Another thing the county has to worry about is if they need to enhance their law enforcement presence solely based upon the passing of this law.
“This could cripple us,” Williamson said. “If we have to increase our law enforcement budget, let’s say if it’s by 10 percent just to implement this. That’s $4 million. Where are we going to get $4 million? This could be a multi-billion dollar industry. But it could also hurt this county. We could have to open up another division within the sheriff’s office just to enforce this one issue. That could cost a lot of money. Money we don’t have.”
Blake is scheduled to speak at the January meeting, which is open to the public. Williamson said he is inviting members of law enforcement and local medical service agencies to the meeting to allow them to have input on the discussion as well.
“I thought it was best for (Blake) to come in and give a similar presentation like she did with the Florida Association of Counties,” Williamson said. “It will be up to us to move forward and protect Santa Rosa County and make sure this is implemented in a way that protects our quality of life.”
And the reason? Just like in Colorado, Williamson said he expects to see something similar to Amendment 2 on the next ballot.
“You’ll see a recreational marijuana referendum on the ballot in 2 years. Just wait. It happened in Colorado,” Williamson said.
The special meeting hosted by Blake and the Board of County Commissioners is scheduled to be streamed live on January 12 at 1 p.m. It will also be available to view on video later via an internet browser.
Other items on next week’s county commission agenda include:
Possible advertisement of an ordinance to impose a 180-day moratorium on accepting and processing new applications for medical marijuana dispensing facilities to “allow time to review, study, hold public hearings, and prepare and adopt an amendment or amendments to the Land Development Code” and ordinances;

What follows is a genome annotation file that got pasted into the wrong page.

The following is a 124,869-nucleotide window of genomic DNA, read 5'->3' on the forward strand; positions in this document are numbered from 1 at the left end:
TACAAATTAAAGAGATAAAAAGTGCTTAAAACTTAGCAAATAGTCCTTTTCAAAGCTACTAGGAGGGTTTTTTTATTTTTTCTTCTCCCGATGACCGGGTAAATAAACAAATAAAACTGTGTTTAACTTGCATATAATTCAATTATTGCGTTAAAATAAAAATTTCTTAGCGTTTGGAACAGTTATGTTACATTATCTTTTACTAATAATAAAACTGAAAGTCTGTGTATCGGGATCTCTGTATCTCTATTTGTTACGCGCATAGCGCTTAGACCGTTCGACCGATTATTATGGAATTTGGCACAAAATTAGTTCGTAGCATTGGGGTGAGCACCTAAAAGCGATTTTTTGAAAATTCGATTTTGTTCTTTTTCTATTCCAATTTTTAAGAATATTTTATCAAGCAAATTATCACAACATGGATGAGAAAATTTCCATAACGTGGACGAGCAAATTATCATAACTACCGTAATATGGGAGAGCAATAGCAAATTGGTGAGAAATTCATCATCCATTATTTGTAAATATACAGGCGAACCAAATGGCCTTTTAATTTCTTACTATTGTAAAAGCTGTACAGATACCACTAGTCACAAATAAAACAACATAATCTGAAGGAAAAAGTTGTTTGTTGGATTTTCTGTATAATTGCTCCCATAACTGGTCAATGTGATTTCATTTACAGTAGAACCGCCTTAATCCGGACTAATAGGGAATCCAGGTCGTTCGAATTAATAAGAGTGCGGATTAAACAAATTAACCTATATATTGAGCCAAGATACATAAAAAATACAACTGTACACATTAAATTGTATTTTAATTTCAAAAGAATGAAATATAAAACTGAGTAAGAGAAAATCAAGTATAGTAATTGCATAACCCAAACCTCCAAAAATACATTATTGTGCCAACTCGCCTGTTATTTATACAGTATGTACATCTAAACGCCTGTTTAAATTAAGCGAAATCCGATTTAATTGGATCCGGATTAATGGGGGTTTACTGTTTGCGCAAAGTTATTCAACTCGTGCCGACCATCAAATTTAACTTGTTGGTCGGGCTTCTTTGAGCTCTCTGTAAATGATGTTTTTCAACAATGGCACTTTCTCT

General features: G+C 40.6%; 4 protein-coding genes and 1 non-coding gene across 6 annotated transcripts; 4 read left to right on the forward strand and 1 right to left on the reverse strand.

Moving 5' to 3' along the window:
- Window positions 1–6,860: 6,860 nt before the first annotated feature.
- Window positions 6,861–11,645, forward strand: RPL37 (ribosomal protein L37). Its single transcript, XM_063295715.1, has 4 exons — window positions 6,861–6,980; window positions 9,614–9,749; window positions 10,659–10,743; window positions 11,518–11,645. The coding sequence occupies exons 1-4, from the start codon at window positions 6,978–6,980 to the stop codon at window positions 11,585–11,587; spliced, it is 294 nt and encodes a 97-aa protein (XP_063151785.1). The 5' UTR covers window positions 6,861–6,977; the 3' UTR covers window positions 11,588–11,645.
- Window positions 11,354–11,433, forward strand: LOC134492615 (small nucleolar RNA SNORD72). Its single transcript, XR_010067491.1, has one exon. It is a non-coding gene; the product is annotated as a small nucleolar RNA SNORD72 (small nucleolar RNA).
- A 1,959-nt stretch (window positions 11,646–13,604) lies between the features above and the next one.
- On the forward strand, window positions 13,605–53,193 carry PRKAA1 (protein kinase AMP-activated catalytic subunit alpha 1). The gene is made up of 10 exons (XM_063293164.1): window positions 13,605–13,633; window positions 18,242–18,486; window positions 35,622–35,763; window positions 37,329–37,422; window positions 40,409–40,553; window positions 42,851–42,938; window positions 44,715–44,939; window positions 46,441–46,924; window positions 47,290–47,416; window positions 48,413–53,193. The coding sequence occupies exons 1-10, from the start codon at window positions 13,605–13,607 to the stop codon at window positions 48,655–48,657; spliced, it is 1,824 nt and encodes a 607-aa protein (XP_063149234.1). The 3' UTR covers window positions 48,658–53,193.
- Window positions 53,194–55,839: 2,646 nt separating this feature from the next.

A proclamation naming Dec. 8 as Addison Russell Day in honor of the Pace High graduate and World Series Champion;
Discussion of approval of the Navarre Beach lease agreement for Dr. Steve and Ann Hering;
Appointments of citizens to the local option sales tax advisory committee;
Boating restrictions at Polynesian Isles Canals and Oyster Pile Boat Ramp;
Scheduling a special meeting at 9 a.m., Tuesday, Dec. 20 to consider accepting the Jubilee property donation;
Grant funding issues related to the Artificial Reef and Sea Turtle Lighting projects;
Contracting the award for the Navarre Beach Causeway right turn lane;
Advertising proposals for new entrance signs for Navarre Beach parks.
The board is expected to discuss agenda items at their Monday, Dec. 5 committee meeting and vote on matters moved forward at their Thursday, Dec. 9 meeting.
Both meetings start at 9 a.m. and are scheduled to take place at the County Administrative Complex located at 6495 Caroline Street in Milton. Video of the meeting can been watched live or replayed via www.santarosa.fl.gov.